Feb 7, 2014

Posted by Shanell Calloway in Real Estate | Comments Off on Understanding the Difference Between Co-op and Condo in NYC

Understanding the Difference Between Co-op and Condo in NYC

New York City has a large population, and for that reason, many people live in apartments or condos. If you’ve never purchased or rented a place in Manhattan, you may not be familiar with the two main types of real estate available. Chelsea real estate in NYC is available as either a co-op or a condo. While the living spaces may look similar, the rules and fees can be strikingly different. Older buildings are typically based on the co-op structure, while newer buildings are condos. There is no right or wrong way to purchase Chelsea real estate in NYC, but you do want to understand the differences between the two before you invest.

Understanding a Co-op Structure

With a co-op, which is short for cooperative, you do not technically own the apartment. Instead, the building is owned by a corporation and the apartments are considered shares of the building. When you purchase a co-op, you are essentially purchasing a share of that building. An elected board works with a property management company to oversee the tenants living in the building.

The board and the property management team convene and decide on the rules of the building. This can mean no pets, how many visitors are allowed at one time, whether you can use a cell phone within the building when outside of your apartment, and any other aspect of running the building and its’ people that the board can think up. You pay fees for maintenance and taxes through the co-op, and the larger share you own, or the larger your apartment, the more you will need to pay. You will need approval to purchase a share in a co-op, so expect an application process once you choose a location.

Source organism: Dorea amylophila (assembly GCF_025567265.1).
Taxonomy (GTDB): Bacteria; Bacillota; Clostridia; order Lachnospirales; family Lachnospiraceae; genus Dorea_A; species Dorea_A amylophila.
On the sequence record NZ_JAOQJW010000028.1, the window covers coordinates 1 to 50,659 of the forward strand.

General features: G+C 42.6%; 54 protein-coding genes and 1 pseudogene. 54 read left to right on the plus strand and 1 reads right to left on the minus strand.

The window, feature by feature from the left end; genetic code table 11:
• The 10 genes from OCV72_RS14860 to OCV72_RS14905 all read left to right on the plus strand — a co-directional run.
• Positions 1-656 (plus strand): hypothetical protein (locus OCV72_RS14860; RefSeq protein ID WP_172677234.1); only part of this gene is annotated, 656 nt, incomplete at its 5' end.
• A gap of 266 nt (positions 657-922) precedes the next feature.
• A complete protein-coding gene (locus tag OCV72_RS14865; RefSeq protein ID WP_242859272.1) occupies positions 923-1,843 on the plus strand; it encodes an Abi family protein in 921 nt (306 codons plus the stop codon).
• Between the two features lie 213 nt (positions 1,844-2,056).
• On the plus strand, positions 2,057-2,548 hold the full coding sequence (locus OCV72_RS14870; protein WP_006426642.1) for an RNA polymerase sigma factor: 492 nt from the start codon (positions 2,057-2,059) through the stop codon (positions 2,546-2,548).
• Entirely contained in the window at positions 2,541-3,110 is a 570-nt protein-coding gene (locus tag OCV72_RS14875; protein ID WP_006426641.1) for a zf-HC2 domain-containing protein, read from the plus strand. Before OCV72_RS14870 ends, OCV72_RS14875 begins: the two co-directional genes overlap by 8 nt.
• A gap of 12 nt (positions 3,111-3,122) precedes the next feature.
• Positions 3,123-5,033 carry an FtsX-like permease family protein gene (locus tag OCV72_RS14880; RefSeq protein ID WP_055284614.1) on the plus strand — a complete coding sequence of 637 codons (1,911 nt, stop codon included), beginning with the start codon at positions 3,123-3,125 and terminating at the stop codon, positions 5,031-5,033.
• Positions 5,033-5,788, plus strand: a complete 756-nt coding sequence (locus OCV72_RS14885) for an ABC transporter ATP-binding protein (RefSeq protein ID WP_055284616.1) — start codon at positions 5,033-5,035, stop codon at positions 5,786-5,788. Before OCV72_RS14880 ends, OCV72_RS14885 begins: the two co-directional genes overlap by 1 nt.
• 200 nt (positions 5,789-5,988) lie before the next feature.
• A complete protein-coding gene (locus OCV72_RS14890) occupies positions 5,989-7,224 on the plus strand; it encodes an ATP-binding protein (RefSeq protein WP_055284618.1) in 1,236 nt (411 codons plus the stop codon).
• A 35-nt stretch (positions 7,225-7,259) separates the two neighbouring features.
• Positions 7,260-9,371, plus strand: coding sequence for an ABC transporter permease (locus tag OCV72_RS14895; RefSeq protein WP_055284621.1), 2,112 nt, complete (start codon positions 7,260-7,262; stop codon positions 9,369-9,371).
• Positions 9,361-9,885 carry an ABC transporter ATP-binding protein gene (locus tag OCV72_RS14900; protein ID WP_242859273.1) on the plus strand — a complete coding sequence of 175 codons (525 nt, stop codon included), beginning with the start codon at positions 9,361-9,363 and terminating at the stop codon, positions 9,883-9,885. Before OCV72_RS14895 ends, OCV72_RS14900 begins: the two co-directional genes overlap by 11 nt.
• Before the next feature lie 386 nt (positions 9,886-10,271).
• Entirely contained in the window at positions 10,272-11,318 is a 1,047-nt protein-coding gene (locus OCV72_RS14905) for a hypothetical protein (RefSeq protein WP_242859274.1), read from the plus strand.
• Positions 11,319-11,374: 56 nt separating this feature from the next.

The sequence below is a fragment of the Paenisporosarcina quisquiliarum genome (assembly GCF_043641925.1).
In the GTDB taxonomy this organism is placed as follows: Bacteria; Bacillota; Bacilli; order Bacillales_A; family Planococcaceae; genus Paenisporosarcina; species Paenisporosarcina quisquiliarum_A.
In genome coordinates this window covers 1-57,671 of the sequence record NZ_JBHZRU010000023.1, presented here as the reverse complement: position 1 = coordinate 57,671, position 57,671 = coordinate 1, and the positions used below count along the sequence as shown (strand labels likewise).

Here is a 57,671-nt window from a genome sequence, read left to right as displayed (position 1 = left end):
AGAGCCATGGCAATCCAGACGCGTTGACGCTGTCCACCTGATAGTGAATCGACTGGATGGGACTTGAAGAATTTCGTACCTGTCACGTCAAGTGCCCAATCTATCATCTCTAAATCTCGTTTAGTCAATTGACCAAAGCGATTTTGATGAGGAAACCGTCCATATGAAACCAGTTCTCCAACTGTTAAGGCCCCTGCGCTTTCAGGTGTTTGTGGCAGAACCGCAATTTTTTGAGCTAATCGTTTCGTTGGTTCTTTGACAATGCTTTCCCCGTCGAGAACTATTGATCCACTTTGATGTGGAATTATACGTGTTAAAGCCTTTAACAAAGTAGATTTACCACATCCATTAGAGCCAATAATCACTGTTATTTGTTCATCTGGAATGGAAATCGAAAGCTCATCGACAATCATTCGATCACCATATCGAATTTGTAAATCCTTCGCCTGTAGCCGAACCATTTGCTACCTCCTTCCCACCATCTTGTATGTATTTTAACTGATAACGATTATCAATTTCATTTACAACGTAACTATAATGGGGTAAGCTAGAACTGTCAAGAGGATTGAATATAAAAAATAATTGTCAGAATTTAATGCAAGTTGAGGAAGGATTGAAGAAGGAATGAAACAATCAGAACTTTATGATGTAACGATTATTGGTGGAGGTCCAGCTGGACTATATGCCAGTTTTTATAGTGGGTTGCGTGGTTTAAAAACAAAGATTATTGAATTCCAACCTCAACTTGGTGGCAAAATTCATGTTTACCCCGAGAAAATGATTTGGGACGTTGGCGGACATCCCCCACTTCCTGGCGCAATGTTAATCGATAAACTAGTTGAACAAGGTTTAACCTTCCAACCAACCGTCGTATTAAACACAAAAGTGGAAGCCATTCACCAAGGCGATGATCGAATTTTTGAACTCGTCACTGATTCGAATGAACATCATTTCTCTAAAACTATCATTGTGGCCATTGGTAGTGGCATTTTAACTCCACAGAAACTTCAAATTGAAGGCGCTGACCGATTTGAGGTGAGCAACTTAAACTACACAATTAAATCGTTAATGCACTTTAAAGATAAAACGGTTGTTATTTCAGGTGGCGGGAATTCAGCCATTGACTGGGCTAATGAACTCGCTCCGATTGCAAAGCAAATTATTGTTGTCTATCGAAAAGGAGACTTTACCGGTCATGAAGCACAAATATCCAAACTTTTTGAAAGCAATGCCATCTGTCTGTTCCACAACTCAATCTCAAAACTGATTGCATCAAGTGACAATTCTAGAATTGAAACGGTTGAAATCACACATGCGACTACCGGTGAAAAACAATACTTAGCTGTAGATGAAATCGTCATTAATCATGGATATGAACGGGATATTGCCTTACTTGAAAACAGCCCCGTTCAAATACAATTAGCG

Understanding a Condo Structure

If purchasing Chelsea real estate in NYC, you will get a deed to a condo and actually own your residence. Like a co-op, you will need approval but a condo association has fewer rights to deny a purchase than a co-op board. There is an elected board, but it’s not quite as far reaching as a co-op board. For example, a co-op board can evict for various reasons but a condo board cannot. You will pay common usage fees in a condo building, but you will be responsible for your own taxes. Some people prefer condos because of the ownership option and the less stringent rules, but sometimes affordability is the only┬ácontributing factor when looking at Chelsea real estate in NYC.

To learn more about buying Chelsea real estate in NYC.

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